The genealogy class is currently on winter break – it does not meet in December or January. Classes will start up again in February 2019.
Time is running out to participate in this year’s Vernon County Historical Society raffle. Tickets are $5 each, or five for $20. Prizes this year are all cash, with a top prize of $300. The winning tickets will be drawn at noon on Wednesday, Dec. 19.
Here at the museum we continue to commemorate the centennial of World War I, shifting gears now to focus on the demobilization of the troops and the world’s attempt to return to normality. After the armistice of Nov. 11 ended the fighting, you might think that everyone was happy for weeks, months even. But I haven’t found that to be true. This was due in part to the fact that soldiers continued to die far from home, often from illness or accident.
One of these soldiers was Leonard John Zogg. Born in Iowa in 1895, he moved at age 13 with his parents and siblings to a farm near Genoa in Vernon County. Leonard’s father was a German-speaking immigrant from Switzerland, and his mother was an immigrant from Germany.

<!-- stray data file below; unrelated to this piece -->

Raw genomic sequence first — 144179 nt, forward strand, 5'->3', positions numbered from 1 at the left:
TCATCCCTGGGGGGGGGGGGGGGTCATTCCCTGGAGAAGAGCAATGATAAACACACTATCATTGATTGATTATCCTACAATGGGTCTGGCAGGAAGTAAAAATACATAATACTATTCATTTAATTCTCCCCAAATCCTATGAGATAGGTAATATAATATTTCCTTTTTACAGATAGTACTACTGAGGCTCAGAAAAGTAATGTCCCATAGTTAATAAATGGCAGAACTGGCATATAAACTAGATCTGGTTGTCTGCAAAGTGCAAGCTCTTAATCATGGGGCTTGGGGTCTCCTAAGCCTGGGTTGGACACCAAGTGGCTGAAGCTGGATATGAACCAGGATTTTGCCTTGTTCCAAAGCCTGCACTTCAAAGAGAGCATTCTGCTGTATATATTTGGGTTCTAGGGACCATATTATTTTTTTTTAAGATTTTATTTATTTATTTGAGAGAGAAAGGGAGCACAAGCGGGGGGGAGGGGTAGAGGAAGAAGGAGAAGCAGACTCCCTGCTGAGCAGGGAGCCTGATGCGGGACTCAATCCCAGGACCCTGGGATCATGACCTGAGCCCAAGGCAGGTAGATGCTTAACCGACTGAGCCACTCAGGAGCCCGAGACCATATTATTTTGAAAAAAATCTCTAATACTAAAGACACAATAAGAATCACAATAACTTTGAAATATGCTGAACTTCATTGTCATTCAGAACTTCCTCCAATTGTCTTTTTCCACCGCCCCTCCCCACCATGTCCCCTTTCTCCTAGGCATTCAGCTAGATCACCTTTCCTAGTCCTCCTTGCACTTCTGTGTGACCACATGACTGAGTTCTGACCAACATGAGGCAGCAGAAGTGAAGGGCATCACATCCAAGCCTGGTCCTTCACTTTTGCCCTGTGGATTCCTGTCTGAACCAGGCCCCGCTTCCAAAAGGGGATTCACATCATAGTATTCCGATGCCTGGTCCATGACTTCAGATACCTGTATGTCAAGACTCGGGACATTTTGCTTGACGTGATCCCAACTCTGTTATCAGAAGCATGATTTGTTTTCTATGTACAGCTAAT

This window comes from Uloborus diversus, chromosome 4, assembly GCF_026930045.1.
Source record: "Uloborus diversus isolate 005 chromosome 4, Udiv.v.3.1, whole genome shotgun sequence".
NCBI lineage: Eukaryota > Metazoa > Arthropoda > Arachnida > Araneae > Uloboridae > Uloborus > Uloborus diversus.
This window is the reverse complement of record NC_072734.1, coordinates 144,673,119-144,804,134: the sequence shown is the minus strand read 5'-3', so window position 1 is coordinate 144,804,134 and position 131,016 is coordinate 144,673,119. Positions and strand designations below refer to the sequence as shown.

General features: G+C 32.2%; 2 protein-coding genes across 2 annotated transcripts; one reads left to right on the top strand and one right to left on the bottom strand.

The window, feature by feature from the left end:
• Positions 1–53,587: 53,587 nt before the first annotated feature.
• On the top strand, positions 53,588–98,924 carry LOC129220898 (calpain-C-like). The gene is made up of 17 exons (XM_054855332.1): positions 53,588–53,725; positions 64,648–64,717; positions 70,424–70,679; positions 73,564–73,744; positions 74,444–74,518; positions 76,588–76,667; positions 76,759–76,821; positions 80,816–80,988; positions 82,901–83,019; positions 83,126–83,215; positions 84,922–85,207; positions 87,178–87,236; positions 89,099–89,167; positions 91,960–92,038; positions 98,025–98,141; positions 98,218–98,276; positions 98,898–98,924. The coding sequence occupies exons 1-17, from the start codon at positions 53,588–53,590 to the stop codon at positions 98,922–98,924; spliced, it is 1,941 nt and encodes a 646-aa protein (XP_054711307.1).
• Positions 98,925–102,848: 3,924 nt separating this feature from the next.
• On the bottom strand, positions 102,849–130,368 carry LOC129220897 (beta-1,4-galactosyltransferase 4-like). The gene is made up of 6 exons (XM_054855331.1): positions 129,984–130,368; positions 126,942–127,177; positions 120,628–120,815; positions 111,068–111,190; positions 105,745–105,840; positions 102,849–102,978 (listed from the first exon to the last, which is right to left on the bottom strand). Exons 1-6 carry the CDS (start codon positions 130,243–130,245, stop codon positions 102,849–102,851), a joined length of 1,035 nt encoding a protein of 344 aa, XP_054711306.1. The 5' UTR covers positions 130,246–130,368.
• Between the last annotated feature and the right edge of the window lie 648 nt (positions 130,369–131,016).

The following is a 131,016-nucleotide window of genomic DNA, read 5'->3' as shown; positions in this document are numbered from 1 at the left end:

The Zogg family attended St. John’s Evangelical German Lutheran Church in the Town of Genoa. Worship services there were conducted in German until sometime during World War I, when anti-German sentiment was strong and it was no longer safe to speak the language in public.
In February 1918, Leonard married Geneva Bobst. She was a native of Genoa and also came from a German-speaking Swiss-American family. Many families with ties to Switzerland lived in and around Genoa, most of them Swiss-Italian but some Swiss-German. Geneva was no doubt named for the city of Geneva in Switzerland.
The young couple enjoyed five months of married life together, but then Leonard entered military service in July 1918. He trained at Camp Grant, Illinois, until mid-August. Then he left for overseas duty.
In France, Leonard was transferred to Company I of the 317th Infantry Regiment, 80th Division. His unit marched to the front lines and engaged in battle from late October until the day of the armistice. After peace was declared, Leonard left with his unit to march to Paris, but he became ill along the way. He was sent to the hospital at St.-Dizier, where he died on Nov. 28 or 29 of spinal meningitis, probably related to the flu. He was 24 years old.
Like so many other American soldiers who died in France, Leonard Zogg was first buried in a temporary cemetery there. Then in July of 1921, his body was returned to Wisconsin and re-buried in its final resting place, Walnut Mound Cemetery in Retreat.
And what happened to his wife, Geneva? She gave birth to a baby boy on March 25, 1919, four months after her husband died. Geneva named their son Leonard Wayne Zogg. She herself lived a long life, to the age of 103, but never married again.